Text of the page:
RUDN: Soil Bogging Caused by Climate Change Adds to the Greenhouse Effect, Says a RUDN University Soil Scientist

A soil scientist from RUDN University studied soil samples collected at the Tibetan Plateau and discovered that high soil moisture content (caused by the melting of permafrost and glaciers) leads to further temperature increase. Therefore, the rate of soil bogging should be held back in order to slow down global warming.
The main reason for global climate change is the growing concentration of carbon dioxide in the atmosphere. Carbon dioxide keeps the heat in and prevents the planet from cooling off, causing the greenhouse effect. Humans are not the only sources of carbon dioxide. Even our soil breathes it out: it contains different compounds that release carbon in the form of CO2. Global warming causes glaciers and permafrost to melt which increases soil moisture content. Until recently, scientists had been unaware whether the growth of soil moisture affects the volumes of emitted carbon dioxide. To find it out, a soil scientist from RUDN University studied soil samples collected at the Tibetan Plateau—a place where temperature grows three times faster than anywhere on the planet.

“Soil drainage advances the mineralization of carbon in the soil and increases the volume of carbon dioxide emissions. However, the growth of soil moisture content should not necessarily lead to the opposite effect. To find out whether it is really so, we studied these processes in wetland and meadow soils that have contrasting biochemical properties,” said Yakov Kuzyakov, a PhD in Biology, and the Head of the Center for Mathematical Modeling and Design of Sustainable Ecosystems at RUDN University.

The scientists took samples of meadow and wetland soils and identified what substances in them contained carbon: undecomposed plant waste or decomposed biomass. After that meadow soil was saturated with water up to 70% of liquid content it was able to hold. Wetland soil was left for 95 days at 25 ℃ to dry out. Then the team measured the carbon content in the samples once again and described changes in respective carbon dioxide emission rates.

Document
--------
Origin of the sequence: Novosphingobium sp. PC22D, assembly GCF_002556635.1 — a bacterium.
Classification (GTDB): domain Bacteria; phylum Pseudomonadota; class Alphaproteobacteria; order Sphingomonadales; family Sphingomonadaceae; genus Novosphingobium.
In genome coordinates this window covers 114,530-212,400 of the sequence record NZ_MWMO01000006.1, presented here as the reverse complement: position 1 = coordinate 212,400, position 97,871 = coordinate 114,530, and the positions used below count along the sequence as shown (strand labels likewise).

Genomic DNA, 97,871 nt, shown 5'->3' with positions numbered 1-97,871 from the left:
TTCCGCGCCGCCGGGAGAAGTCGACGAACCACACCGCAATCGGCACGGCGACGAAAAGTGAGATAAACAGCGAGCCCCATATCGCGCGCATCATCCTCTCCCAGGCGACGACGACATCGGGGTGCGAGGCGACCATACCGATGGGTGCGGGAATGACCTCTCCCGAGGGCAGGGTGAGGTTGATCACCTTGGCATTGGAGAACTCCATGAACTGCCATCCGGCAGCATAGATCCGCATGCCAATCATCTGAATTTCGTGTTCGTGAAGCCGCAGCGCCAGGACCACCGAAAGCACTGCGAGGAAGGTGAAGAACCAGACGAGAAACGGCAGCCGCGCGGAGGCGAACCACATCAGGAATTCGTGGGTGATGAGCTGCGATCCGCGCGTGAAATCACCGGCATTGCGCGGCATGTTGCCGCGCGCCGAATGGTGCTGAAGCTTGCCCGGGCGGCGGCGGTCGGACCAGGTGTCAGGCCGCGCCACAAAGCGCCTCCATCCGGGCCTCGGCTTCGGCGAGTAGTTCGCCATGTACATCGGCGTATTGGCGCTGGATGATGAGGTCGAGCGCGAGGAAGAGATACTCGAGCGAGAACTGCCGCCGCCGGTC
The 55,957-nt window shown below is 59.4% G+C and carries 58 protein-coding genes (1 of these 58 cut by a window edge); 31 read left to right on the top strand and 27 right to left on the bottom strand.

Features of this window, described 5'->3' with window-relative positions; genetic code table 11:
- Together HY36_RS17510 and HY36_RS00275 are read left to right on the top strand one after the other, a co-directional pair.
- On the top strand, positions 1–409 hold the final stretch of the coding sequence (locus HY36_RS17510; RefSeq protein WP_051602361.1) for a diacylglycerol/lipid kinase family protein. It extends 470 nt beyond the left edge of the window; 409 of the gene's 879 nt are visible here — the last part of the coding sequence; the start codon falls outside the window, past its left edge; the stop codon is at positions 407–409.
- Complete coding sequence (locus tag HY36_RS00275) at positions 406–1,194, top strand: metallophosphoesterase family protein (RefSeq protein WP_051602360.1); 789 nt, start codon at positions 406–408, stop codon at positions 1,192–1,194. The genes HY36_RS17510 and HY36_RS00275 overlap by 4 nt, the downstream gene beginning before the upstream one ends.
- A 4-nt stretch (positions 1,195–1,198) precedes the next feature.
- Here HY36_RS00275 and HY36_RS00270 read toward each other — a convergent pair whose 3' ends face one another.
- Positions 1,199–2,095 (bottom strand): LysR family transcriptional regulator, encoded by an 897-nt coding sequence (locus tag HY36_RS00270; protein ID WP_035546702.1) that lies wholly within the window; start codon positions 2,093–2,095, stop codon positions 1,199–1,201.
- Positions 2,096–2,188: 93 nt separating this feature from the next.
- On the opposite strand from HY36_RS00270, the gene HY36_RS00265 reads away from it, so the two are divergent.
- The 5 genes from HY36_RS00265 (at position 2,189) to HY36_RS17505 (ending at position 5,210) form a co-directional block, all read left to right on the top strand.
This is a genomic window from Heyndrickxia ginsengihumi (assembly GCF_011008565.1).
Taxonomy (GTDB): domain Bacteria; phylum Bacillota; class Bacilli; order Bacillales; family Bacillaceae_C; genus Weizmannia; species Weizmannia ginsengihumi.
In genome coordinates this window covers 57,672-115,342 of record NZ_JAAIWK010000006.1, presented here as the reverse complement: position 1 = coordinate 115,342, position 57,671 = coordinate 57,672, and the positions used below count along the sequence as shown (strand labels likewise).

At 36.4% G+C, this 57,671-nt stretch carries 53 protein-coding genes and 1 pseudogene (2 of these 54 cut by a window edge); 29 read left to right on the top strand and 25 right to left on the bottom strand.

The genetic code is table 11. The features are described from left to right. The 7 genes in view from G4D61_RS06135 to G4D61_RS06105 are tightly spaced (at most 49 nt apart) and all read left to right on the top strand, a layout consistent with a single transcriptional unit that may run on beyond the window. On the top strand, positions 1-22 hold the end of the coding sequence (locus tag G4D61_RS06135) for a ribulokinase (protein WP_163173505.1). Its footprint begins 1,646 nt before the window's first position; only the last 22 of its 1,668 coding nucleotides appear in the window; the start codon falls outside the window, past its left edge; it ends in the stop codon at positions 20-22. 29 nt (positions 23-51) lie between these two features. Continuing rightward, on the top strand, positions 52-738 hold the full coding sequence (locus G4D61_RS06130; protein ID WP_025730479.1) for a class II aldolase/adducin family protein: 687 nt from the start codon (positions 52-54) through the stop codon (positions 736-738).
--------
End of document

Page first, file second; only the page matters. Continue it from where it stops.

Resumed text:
After all these manipulations, both samples turned out to emit carbon dioxide more intensively. According to the team, it is explained by the initial carbon content of the samples. In wetland soils, carbon is mainly found in plant waste that has not decomposed yet. On the contrary, in meadow soils, the source of carbon is mainly decomposed biomass in which soil enzymes are more active. Therefore, high moisture slows down carbon mineralization and carbon dioxide emissions in wetland soils, but in meadow soils, it accelerates both processes.

“We confirmed that carbon decomposition in water-filled soil depends on the initial plant and microbial residue content and showed that biochemistry should be taken into consideration when regulating carbon decomposition. Both the reclamation of wetlands and the bogging of meadowlands increase carbon mineralization measured in the form of CO2 emissions,” added Yakov Kuzyakov.

The study shows that protecting meadowlands from bogging can help reduce carbon dioxide emissions and slow down global warming. Otherwise, a chain reaction may occur: the greenhouse effect would further promote global warming, which would in turn lead to more meadowland bogging.

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